Considerable attention has been directed at the plight of EU immigrants living in the UK following the Brexit vote, not least their role as “bargaining chips” in Britain’s forthcoming exit negotiations from the EU. Less attention has been paid to the government’s ongoing discriminatory immigration policies against its own citizens.
If you marry, as I did, a non-British or non-European spouse, make sure you have a minimum income of £18,600 (or £22,400 if you have a child). You’ll also need thousands of pounds of additional cash for visa fees, biometric testing, and the newly-introduced £200 annual “health surcharge” if you want to have the privilege of remaining in your own country with your spouse and not be forced into exile or a life apart from your family.
Such policies reveal a state that, in order to ensure its welfare and security, is capable of rendering all of its citizens into what the philosopher Giorgio Agamben has termed “bare life”: individuals who are denied the protection of law and whose lives are therefore disposable.
In recent decades, the net of those reduced to “bare life” has widened to capture the white middle-class as well as the marginal sections of the population who are working-class or non-white. But the British state, through its empire, has a long history of reducing people – often entire populations – to this state of powerlessness. Few people today seem to remember or acknowledge this.
In a YouGov poll conducted in January 2016, 43% of those surveyed regarded empire as a “good thing”. In a similar poll carried out two years ago, 49% of respondents thought that “former British colonies are now better off for having been part of the empire”. Disturbingly, a third of participants also wished that Britain still had an empire.
Such attitudes reveal a lack of understanding of the nature and effects of colonial conquest and rule, spurred by insufficient education about the realities of empire. Historical analysis of empire has also tended to evaluate empire either “neutrally”, or offer a triumphalist narrative that heralds the benefits of empire for Britain while ignoring its devastating impact on the peoples whose lands were taken, cultures transformed, and economic well-being was decimated.
Take the case of India. In the 17th century, it produced a quarter of the world’s income – equal to the whole of Europe combined – and its per captia GDP was 80% that of Britain’s. But standards of living in India fell rapidly following what the historian William Dalrymple has described as “the supreme act of corporate violence in world history” – the gradual conquest, plunder and subjugation of India by an English trading company with one of the most powerful armies in the world.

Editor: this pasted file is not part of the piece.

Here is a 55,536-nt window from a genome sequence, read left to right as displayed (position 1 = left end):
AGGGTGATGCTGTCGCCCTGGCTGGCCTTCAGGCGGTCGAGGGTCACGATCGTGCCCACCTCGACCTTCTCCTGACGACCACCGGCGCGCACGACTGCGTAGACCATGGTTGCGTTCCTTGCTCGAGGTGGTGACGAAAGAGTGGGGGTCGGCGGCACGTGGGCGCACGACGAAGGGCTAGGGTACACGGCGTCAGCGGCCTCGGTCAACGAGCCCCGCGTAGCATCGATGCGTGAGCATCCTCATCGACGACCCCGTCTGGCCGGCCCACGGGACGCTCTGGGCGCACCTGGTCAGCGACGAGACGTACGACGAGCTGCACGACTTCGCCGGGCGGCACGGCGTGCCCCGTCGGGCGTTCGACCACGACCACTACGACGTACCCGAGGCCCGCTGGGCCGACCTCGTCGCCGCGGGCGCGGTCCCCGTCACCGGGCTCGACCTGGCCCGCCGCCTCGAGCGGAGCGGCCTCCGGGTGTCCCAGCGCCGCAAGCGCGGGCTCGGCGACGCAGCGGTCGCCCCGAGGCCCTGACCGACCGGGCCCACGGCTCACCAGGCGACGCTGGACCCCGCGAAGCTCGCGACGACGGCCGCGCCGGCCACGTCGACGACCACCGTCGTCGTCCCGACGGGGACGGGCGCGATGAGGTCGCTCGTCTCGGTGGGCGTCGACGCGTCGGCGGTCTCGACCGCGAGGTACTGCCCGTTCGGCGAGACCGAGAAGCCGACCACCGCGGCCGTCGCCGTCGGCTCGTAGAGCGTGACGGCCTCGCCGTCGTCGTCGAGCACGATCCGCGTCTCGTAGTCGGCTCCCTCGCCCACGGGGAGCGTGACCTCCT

In just the half century following the dissolution of the East India Company and the imposition of crown rule in 1858 – the start of what is popularly known as the “Raj” – per capita income declined by over 50%, life expectancy fell by 20%, and between 12m and 29m Indians died in famines that the colonial regime largely facilitated instead of alleviating. So rather than leaving the colonised “better off”, empire led instead to the creation of what some now term the “third world”.
While the British liked to boast that they were bringing the “rule of law” to lawless peoples, they instead supplanted indigenous systems of law with ones that were alien, discriminatory and imposed by force. Colonial regimes also frequently suspended the “rule of law” in the face of real or imagined threats to their security. This meant that British colonies largely devolved into states of exception, in which the colonised were reduced to “bare life”.
Them and us
There is another reason why we continue to regard empire in a positive light: the British largely see the effects of empire as being one-sided, as affecting “them” and not “us”. But in Britain, even supporters of empire have long been troubled by the dangerous effects of empire on Britain itself. It’s not possible to govern a quarter of the world’s population despotically (as was the case at the height of Britain’s empire) without profoundly shaping Britain in the process – including methods of managing “undesirable” segments of the population.
Such methods include the reduction of British citizens and their families to a state of “bare life”. This is apparent in policies ranging from the immigration rules that have affected my own family, to the government’s austerity measures, which a recent UN report declared a breach of international human rights. Empire is no longer merely “out there” in other parts of the globe. The disdain for human life that underpinned it has been brought “home”.
The new British prime minister Theresa May has promised to retain at least some of the protections provided by EU law, such as those for workers’ rights – at least during her premiership. But when Britain “takes back its sovereignty” upon leaving the EU, even more segments of the population will undoubtedly find themselves subject to a sovereign “rule of law” that has been constructed in conjunction with the subjugation of large swathes of humanity. Now, we are all, potentially, “bare life”.